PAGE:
For a week leading up to the Atto Mile (gr. IT), Patrick Husbands told anyone who would listen that his mount, Numerous Times, belonged in the field for Woodbine's $1 million (Canadian funds, about $640,000 U.S.) turf mile.

It didn't matter to the track's leading rider that the colt who almost died last fall had never tried stakes company, especially grade I foes, and never raced beyond seven furlongs. Husbands, who had ridden the 4-year-old perfectly throughout an undefeated five-race career, assured the colt's co-owner, Bob Harvey, and trainer, Sid Attard, that it would take a very good horse to beat their colt.

Husbands was not only right--the colt landed his nose in front of favored Affirmed Success and Quiet Resolve on the wire--but he erased his own nagging memories of his impossible photo-finish loss last fall aboard Williams News in the Canadian International, a race he thought he had won.

Adding to the emotion of the popular victory, Husbands dedicated the win to his mother, Audrey, who had passed away in Barbados following a long illness a week before the race.

"(Winning) this race means a lot to me and my family," said a teary-eyed Husbands, who was to leave for Barbados to attend the funeral the day after the race. "If it wasn't for Sid and Bob I probably wouldn't have ridden this horse today, I'd be at home for my mom's funeral. But my family waited for me."

The fifth Atto Mile featured a deliciously competitive field of 14 with grade I winners Affirmed Success, Brahms, and Irish Prize headlining the group. City West, whose rider Shane Sellers caused some drama the previous day by announcing that his comeback from injury would be put on hold because of chronic knee problems, and Slew Valley also shipped up from the states.

Barbadian hero Blast of Storm, trained by 83-year-old William Marshall, had been at Woodbine for a month and was joined by eight local starters including the reigning Horse of the Year Quiet Resolve, the speedy Wake At Noon, and Numerous Times.

Numerous Times was a sentimental pick for many, not only because of Attard, a longtime top 10 trainer at Woodbine, but because of his undefeated record. The colt was 3-2 after the first $30,000 was bet on the race. He settled at a surprisingly low 6-1 by post time.

After a false start by longshot Hard Currency, who broke through the gate and delayed proceedings, the Atto Mile field was led early by Wake At Noon, who scampered along the rock-hard turf while pursued by Affirmed Success and Numerous Times.

"He's the type of horse that riders love to ride," said Husbands. "He leaves the gate running and positions himself. I just took him back and got him to the outside and relaxed."

Husbands angled his colt out at the head of the stretch, brushing Quiet Resolve and jockey Todd Kabel, and then battled furiously between rivals to the wire.

"I knew I had won the race, 100%," said Husbands, who had to wait a few extra minutes to celebrate his win when Kabel lodged a claim of foul that was quickly dismissed by the stewards.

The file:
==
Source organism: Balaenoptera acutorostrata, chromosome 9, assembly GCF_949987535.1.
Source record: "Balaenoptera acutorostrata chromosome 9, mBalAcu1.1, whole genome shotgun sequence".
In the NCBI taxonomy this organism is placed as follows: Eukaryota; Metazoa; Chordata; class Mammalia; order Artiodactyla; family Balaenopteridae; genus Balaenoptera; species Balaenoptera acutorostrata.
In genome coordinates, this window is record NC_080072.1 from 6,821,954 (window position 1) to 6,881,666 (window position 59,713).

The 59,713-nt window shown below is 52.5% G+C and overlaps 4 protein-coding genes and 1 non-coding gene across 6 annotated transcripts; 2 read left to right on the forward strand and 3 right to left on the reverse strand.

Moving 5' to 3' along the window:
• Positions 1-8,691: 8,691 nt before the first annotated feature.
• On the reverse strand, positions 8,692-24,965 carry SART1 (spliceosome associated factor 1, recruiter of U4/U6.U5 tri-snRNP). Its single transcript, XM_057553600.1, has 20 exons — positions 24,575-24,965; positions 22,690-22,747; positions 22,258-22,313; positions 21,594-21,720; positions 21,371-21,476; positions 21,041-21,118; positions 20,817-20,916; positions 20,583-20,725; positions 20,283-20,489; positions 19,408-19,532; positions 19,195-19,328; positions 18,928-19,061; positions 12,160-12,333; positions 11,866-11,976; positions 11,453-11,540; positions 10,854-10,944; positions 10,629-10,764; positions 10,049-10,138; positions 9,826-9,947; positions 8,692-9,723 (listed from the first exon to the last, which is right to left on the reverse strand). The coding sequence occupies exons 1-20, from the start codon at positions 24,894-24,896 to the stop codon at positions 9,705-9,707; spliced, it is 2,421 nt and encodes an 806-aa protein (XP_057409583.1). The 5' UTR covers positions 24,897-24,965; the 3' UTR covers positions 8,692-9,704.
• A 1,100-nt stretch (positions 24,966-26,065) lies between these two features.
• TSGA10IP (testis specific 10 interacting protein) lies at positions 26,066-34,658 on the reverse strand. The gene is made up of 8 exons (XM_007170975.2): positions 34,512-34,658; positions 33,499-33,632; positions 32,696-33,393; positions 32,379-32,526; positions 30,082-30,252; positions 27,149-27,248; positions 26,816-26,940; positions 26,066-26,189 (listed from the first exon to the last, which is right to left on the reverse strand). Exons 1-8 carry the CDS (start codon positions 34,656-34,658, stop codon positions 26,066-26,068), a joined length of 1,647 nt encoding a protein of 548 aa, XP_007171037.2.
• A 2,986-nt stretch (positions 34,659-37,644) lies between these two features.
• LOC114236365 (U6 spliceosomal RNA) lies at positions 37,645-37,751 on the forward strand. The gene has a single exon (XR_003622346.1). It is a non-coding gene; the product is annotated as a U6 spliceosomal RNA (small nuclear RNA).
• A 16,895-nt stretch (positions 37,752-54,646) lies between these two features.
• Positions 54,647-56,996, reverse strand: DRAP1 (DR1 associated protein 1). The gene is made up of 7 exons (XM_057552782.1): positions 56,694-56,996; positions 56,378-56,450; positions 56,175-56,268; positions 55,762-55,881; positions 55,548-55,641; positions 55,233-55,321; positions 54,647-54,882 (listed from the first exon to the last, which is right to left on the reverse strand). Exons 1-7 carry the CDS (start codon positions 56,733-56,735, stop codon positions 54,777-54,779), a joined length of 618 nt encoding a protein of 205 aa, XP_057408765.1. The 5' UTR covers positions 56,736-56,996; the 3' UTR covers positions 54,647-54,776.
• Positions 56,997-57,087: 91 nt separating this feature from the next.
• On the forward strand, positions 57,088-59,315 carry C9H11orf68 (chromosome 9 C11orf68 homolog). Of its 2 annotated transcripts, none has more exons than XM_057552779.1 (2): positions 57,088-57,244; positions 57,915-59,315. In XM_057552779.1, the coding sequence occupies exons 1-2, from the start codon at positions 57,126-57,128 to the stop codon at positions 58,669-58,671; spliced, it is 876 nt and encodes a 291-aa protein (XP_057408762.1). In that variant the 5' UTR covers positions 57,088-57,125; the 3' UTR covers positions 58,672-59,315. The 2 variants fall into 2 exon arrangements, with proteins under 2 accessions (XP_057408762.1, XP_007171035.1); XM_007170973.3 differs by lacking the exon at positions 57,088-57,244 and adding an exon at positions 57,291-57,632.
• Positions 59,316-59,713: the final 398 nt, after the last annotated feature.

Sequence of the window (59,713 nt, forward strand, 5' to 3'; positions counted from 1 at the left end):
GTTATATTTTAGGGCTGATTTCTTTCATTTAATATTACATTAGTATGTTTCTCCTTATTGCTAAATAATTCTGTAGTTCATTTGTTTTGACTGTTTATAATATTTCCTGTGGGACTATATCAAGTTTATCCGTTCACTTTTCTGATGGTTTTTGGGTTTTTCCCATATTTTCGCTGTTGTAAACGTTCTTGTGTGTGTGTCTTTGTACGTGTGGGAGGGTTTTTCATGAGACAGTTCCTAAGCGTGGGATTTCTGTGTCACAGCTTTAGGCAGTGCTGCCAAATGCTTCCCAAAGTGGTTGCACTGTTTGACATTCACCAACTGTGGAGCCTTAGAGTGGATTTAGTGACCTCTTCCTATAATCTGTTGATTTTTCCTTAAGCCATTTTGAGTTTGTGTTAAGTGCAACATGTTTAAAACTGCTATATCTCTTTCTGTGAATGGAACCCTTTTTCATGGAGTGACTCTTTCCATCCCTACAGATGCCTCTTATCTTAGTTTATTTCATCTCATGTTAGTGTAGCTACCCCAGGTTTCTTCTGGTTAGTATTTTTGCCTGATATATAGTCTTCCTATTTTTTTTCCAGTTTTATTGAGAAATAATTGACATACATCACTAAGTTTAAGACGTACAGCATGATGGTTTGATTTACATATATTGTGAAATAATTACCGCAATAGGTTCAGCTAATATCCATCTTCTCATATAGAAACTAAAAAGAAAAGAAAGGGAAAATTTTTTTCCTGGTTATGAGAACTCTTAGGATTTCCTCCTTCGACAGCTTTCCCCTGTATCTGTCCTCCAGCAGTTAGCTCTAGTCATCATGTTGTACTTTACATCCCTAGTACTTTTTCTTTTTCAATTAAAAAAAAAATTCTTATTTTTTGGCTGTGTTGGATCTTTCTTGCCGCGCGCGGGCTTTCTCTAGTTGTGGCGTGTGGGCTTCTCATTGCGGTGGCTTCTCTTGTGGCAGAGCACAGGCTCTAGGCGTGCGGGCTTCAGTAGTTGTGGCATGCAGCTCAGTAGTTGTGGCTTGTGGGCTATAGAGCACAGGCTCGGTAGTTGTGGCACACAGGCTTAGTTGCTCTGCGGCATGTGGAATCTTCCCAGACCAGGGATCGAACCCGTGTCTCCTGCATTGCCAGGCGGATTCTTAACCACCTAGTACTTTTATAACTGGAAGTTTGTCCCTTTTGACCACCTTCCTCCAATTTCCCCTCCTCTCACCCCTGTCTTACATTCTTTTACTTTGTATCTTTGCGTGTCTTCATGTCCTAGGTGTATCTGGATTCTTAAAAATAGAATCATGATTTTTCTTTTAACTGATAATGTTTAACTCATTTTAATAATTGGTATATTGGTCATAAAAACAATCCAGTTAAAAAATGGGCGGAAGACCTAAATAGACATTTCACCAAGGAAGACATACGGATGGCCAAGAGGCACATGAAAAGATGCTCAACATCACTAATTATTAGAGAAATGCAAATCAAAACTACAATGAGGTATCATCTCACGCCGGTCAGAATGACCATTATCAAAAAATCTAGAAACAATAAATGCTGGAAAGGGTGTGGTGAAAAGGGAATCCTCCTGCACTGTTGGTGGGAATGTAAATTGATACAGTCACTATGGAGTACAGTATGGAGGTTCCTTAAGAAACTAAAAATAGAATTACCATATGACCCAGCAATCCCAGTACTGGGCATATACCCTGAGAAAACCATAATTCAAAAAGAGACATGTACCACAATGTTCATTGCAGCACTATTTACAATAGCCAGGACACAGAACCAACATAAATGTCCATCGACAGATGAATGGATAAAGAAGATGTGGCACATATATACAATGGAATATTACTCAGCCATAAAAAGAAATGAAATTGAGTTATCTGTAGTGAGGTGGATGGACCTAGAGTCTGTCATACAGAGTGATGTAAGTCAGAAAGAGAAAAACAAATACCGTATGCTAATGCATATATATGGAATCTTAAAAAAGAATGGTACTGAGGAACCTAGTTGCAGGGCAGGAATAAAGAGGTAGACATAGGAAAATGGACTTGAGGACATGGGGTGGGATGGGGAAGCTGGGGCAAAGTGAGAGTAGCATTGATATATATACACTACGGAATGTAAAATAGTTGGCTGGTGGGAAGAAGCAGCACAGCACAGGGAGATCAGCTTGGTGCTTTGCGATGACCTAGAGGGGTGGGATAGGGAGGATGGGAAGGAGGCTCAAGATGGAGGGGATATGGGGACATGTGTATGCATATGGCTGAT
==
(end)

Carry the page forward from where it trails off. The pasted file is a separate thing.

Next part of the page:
The running time on the sun-baked E.P. Taylor turf course was a Woodbine record of 1:32.79.

After the race, Harvey, the frontman in a six-person syndicate which owns the colt, held back tears as he described the biggest moment in his 23 years in racing.

"It's a very proud moment in my life, the biggest highlight," said Harvey. "I'm very proud of the horse. The nicest thing is that it happened here, in front of our fans. They stuck behind the horse, they know what he's gone through, they know what I've gone through."

Quirky Numerous Times, a nervous colt who holds his head and tail high, was a $165,000 yearling purchase by Harvey at the 1998 Keeneland September sale. Harvey couldn't afford the entire price for the horse and soon formed the Committee Stable with five partners, all of whom, like Harvey, are involved in the transportation business.

Numerous Times, an Ontario-bred son of Numerous out of the Theatrical mare Dramatical, proved to be a handful early on--he was difficult as a yearling and plagued with minor problems as a 2-year-old.

After a smashing debut win last May, the colt was being prepared for the Queen's Plate (Can-IT) before he bucked shins. He came back in the fall and won his next two races before he was stricken with equine arterial enteritis.

"This horse was the closest thing to death that you will ever see," said Harvey. "They had to open him up. After a couple of weeks of intravenous fluids and water, he got colic. The (vet) said that he didn't have much strength and that if he goes down, he's not coming back. I'm bawling my eyes out and talking to him. But he didn't go down."

Attard, a popular figure on the Woodbine backstretch, has a number of Maltese family members involved in racing including training brothers Tino and Joe (father of trainer Steve) and another brother, Hall of Fame jockey Larry.

"This is the best race of my life," said Attard. "I give a lot of credit to my help, they watched this horse like a hawk. He's a very nervous horse in the morning. When he starts stall walking, he can go :21 flat in the stall."

Attard said he needed convincing from Husbands to enter the colt in the Atto Mile but said he "figured we had to try to see what kind of horse we had."

Harvey and company turned down an offer of "about $700,000" for Numerous Times days before the race but not one member of the syndicate wanted to sell.

Now, Harvey hopes that his team can send their colt to the Breeders' Cup Mile (gr. IT) on World Thoroughbred Championships Day at Belmont Park Oct. 27.

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